Mussels travel with their own built-in sauce base. They’re easy to steam and, when you do, they release a flavourful broth that many connoisseurs swear is the best part. That broth can be flavoured any way you want, so mussels are also a great ingredient to freestyle with.
5-6 pounds of mussels, rinsed well with cold running water
1 cup of any flavourful liquid
1 cup of any other flavourful ingredients
1-2 splashes of olive oil or a spoonful or so of butter
Wash the mussels very well and discard any that are open and won’t close with a bit of gentle finger pressure.
Pour the liquid and other aromatic ingredients of your choice into a large pot with a tight-fitting lid. Stir to combine and bring to a simmer over medium-high heat. Add the mussels and cover with the lid. Shake the pot occasionally and cook until all the mussels have opened, 10 minutes or so. Discard any that haven’t opened.
Spoon out the mussels into a serving bowl. Strain the remaining liquid and serve over the mussels. There’s always a bit of broken shell or lingering sand in it.
1. Thai: coconut milk and a spoonful of Thai curry paste
2. Southwestern: salsa, cilantro and a splash of tequila
3. Mediterranean: tomato purée, minced garlic and capers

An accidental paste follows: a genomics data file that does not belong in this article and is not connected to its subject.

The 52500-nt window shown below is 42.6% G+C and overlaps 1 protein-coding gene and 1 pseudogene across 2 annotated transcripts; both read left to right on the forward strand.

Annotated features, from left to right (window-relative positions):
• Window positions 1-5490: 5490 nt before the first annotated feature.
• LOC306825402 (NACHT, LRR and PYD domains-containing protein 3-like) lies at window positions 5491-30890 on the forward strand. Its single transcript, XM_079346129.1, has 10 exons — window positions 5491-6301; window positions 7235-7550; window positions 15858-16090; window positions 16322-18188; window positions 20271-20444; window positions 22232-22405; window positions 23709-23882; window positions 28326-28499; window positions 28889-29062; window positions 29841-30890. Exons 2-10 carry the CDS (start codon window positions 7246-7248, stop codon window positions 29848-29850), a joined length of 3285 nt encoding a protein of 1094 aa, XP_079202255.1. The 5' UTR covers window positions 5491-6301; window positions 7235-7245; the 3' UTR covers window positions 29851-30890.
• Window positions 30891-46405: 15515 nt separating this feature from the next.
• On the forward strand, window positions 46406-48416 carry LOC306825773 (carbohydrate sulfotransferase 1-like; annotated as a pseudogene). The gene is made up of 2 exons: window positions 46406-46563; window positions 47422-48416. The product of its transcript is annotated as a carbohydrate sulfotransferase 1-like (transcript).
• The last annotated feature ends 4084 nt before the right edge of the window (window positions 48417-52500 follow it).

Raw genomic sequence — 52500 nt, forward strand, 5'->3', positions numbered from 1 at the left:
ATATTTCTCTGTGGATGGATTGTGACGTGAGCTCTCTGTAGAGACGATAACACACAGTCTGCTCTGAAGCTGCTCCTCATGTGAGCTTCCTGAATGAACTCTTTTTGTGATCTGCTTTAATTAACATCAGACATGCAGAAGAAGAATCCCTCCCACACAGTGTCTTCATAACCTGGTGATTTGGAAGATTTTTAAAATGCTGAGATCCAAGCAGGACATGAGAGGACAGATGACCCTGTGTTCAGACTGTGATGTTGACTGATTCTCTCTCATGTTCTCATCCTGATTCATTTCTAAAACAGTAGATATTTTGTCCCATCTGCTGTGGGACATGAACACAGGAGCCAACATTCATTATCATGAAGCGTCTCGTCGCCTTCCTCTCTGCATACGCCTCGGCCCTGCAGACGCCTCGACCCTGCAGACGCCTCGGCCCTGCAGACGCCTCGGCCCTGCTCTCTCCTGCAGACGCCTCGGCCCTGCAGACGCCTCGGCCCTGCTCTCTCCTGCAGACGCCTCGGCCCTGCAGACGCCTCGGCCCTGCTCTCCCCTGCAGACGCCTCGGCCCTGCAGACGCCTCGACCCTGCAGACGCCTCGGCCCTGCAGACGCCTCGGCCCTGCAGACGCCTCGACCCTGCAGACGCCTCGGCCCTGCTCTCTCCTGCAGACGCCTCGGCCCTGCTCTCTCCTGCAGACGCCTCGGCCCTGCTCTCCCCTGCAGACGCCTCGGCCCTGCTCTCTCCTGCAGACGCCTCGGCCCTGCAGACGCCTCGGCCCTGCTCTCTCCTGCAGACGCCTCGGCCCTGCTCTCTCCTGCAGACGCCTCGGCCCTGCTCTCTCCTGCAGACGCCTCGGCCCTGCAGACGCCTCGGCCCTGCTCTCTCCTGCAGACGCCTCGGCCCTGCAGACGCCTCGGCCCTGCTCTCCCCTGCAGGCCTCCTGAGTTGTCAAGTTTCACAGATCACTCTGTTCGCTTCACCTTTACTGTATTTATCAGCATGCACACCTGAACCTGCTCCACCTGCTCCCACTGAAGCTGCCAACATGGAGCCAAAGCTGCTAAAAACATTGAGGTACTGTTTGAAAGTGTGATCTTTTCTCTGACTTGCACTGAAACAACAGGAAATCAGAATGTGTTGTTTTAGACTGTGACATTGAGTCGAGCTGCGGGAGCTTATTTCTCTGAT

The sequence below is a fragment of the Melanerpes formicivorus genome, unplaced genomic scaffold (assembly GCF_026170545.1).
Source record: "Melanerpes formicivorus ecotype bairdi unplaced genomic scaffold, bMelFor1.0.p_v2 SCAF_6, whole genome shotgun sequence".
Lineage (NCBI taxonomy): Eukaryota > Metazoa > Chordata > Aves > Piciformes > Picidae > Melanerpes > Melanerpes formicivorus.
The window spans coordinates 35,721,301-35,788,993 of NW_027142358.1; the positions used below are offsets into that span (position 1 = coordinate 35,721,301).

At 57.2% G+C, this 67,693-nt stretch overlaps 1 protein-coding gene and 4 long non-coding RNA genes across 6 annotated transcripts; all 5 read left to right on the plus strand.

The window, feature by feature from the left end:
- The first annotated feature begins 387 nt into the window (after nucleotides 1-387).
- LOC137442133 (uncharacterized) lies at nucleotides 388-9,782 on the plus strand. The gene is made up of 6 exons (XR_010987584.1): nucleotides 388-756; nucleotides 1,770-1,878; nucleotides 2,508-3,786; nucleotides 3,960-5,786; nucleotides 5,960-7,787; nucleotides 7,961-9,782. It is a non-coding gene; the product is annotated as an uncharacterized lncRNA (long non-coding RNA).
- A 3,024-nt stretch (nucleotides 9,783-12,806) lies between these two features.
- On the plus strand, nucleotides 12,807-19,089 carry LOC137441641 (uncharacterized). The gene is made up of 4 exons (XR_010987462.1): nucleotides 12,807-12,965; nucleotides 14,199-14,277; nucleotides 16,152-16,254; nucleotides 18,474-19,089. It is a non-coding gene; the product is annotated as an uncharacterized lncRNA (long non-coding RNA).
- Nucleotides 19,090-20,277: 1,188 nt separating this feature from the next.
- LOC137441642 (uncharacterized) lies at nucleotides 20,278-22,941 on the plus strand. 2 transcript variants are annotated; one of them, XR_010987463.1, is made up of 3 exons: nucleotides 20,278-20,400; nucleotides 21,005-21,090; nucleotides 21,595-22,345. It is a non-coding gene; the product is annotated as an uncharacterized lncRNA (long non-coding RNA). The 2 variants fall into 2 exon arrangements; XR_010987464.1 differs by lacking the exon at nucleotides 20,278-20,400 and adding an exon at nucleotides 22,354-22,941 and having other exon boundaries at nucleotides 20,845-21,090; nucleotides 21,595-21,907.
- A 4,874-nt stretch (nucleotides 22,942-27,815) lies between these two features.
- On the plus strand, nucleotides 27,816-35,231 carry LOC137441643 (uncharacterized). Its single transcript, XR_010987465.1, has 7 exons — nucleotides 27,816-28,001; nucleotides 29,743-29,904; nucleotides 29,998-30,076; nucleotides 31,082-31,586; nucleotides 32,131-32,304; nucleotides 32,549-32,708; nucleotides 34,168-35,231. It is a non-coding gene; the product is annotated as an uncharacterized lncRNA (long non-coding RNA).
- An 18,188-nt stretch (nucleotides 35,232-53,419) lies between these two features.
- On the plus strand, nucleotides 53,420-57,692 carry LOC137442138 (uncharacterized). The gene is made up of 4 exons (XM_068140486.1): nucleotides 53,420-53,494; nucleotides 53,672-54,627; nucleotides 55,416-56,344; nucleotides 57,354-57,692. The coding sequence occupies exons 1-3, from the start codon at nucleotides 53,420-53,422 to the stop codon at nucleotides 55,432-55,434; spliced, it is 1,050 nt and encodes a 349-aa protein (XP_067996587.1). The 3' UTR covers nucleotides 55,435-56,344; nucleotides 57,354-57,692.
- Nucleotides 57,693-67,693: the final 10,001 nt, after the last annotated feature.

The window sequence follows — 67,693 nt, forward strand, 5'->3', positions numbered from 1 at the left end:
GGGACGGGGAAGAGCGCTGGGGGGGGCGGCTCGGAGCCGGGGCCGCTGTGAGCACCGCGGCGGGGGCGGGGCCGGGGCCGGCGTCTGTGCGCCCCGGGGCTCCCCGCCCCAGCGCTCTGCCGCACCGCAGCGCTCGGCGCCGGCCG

4. Italian: canned tomatoes, minced garlic and Basil Pesto
5. Greek: tomato juice, chopped olives, minced garlic, artichoke hearts, the zest and juice of 2 lemons, a spoonful of oregano and olive oil
6. French: white wine, Dijon mustard and butter
7. English: a can of Guinness beer and sliced onions
8. Apple: apple cider with a splash of apple cider vinegar
9. Japanese: a few spoonfuls of soy sauce, a splash of rice wine vinegar, a few drops of toasted sesame oil and sliced green onions
10. California: orange juice, orange marmalade, lemon juice and diced red bell pepper
Nothing gets your guests’ attention at the table, or your attention in the kitchen, like spending nearly a hundred dollars on a piece of meat, but a prime rib doesn’t have to be intimidating. Instead, impress yourself in your own kitchen by cooking it the way the pros do: with a two-step heating process and a few more dollars invested in an accurate meat thermometer.